peregrine falcon

Climbers Show Their Spirit, Save Peregrine Falcon


A mid-January climb on Knoblock Mountain in New York saw three climbers thaw out and release a peregrine falcon.

When Tom Klein, Andy Gilpin and Ben Kurdt met in Keene, New York, for Mountainfest in January 2018, they thought they'd just be enjoying the mountain and doing some climbing.

Little did they know they'd come across a frozen peregrine falcon in need of their help.

The NYS Department of Environmental Conservation posted a wonderful video on their Facebook page of the men carefully handling and releasing the beautiful raptor.


Tom Klein (camera man), Andy Gilpin and Ben Kurdt found an un-banded peregrine at Knoblock Mountain in Keene, NY during Mountainfest in mid-January. Ice on its wings and tail, likely a result of rain during a thaw followed by a quick drop in temperatures, prevented the bird from flying. The climbers helped to thaw out and dry the feathers allowing the falcon to easily fly away when released. It is likely the falcon would not have survived without the assistance of the climbers.The Peregrine Falcon, a listed an endangered species in New York, nests on cliffs in the Adirondacks ? many of which are popular rock climbing cliffs. During the breeding and nesting season cliffs known to have nesting peregrine falcons in the recent past are closed to climbing until it is confirmed they have chosen a nest site. Cliffs without a nesting pair are reopened to climbing. Cliffs with nesting pairs remain partially or fully closed until the young have fledged (left the nest).As demonstrated in the video, the climbing community are great supporters of protecting the falcons during nesting season and throughout the year. Climbers volunteer to observe potential nesting cliffs to identify nest sites, help identify climbing routes to close, monitor nest sites and report the status of their efforts to breed and raise young. Climbers also report sightings and encounters with peregrine falcons at unmonitored locations and respect closed routes and cliffs by climbing elsewhere until they are reopened. DEC thanks the climbing community for their ongoing support and proactive stewardship of our lands year-round. Their efforts play a big role in the success of DEC?s Peregrine Falcon Management Program and the increase numbers of falcons in the Adirondacks. The DEC relies on community partnerships and local support to help protect and care for our wildlife, lands, and environment. For more information on the Peregrine Falcon;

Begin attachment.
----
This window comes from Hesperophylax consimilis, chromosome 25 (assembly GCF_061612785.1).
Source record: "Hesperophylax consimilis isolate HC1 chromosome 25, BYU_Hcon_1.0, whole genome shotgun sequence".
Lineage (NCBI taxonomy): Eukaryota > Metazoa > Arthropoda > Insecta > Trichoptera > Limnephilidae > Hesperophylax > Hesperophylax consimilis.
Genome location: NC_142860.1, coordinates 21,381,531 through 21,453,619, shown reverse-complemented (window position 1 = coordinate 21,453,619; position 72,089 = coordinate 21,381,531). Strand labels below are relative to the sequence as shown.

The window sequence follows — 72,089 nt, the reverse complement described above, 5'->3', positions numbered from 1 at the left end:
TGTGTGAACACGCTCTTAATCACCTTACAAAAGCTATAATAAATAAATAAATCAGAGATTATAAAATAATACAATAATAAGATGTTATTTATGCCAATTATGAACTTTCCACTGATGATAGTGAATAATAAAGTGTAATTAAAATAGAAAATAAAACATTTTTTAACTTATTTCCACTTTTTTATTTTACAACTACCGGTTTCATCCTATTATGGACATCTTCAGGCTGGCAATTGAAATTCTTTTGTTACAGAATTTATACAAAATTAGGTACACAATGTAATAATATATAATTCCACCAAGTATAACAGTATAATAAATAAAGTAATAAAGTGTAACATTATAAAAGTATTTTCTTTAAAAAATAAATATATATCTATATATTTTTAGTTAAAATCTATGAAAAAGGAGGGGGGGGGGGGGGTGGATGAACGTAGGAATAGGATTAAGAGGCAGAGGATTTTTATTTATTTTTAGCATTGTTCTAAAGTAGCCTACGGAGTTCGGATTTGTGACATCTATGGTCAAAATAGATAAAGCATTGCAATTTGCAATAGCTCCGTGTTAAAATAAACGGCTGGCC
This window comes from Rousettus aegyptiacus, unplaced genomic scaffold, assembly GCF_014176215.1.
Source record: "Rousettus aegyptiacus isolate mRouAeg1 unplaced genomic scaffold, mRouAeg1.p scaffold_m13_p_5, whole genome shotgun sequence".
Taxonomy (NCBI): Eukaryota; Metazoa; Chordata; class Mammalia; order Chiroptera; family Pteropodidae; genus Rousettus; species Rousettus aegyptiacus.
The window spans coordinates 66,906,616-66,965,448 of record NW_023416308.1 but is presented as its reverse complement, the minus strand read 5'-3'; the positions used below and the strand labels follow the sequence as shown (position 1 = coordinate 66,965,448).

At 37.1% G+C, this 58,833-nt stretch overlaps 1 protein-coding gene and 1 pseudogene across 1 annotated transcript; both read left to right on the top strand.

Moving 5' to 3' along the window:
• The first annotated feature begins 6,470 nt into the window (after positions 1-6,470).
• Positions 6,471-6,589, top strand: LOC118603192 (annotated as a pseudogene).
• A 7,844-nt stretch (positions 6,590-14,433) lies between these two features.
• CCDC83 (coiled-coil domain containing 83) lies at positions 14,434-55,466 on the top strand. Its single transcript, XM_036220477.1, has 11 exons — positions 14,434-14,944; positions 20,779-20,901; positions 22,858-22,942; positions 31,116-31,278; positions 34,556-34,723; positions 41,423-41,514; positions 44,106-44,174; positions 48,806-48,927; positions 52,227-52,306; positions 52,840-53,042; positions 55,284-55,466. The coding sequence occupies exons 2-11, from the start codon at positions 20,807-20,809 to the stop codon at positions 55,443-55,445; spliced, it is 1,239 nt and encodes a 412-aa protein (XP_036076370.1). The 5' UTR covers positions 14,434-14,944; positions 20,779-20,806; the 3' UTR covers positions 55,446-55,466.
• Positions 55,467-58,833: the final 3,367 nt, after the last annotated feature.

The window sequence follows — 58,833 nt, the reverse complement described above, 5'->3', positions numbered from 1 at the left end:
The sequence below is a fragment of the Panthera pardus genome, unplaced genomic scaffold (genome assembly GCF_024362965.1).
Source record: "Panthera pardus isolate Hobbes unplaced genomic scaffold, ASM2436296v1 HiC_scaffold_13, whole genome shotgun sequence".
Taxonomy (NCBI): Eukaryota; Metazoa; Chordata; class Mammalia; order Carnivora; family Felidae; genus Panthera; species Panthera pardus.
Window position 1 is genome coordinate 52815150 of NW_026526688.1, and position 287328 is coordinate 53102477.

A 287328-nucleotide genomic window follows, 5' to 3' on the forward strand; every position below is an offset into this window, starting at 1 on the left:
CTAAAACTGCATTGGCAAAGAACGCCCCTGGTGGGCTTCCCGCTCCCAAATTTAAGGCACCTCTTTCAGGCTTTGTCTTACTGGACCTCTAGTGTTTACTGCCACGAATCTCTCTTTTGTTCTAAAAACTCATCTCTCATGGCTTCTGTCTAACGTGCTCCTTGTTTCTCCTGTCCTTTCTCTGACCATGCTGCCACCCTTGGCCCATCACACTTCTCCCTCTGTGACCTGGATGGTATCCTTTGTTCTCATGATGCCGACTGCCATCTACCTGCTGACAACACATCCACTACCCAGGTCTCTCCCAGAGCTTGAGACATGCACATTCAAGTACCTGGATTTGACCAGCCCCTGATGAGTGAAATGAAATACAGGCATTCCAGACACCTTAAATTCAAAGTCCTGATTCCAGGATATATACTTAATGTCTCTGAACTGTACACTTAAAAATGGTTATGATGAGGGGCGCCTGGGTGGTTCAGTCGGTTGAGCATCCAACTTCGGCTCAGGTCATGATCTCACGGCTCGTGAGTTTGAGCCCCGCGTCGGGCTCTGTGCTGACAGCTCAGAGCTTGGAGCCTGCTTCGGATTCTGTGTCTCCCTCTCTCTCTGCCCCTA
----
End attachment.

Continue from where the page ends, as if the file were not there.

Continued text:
Posted by NYS Department of Environmental Conservation on Thursday, January 25, 2018

The DEC site said the bird had ice on its body, which likely came from rain during a thaw followed by a plummet in temperatures.

Mountaineers in New York are well aware of the rules following climbs in some areas of the state. During breeding season, some popular climbing sites are closed until young birds have fledged, due to the fact falcons regularly use the cliffs.

We'd like to give a big thanks to these three men and the NYSDEC for sharing this great video!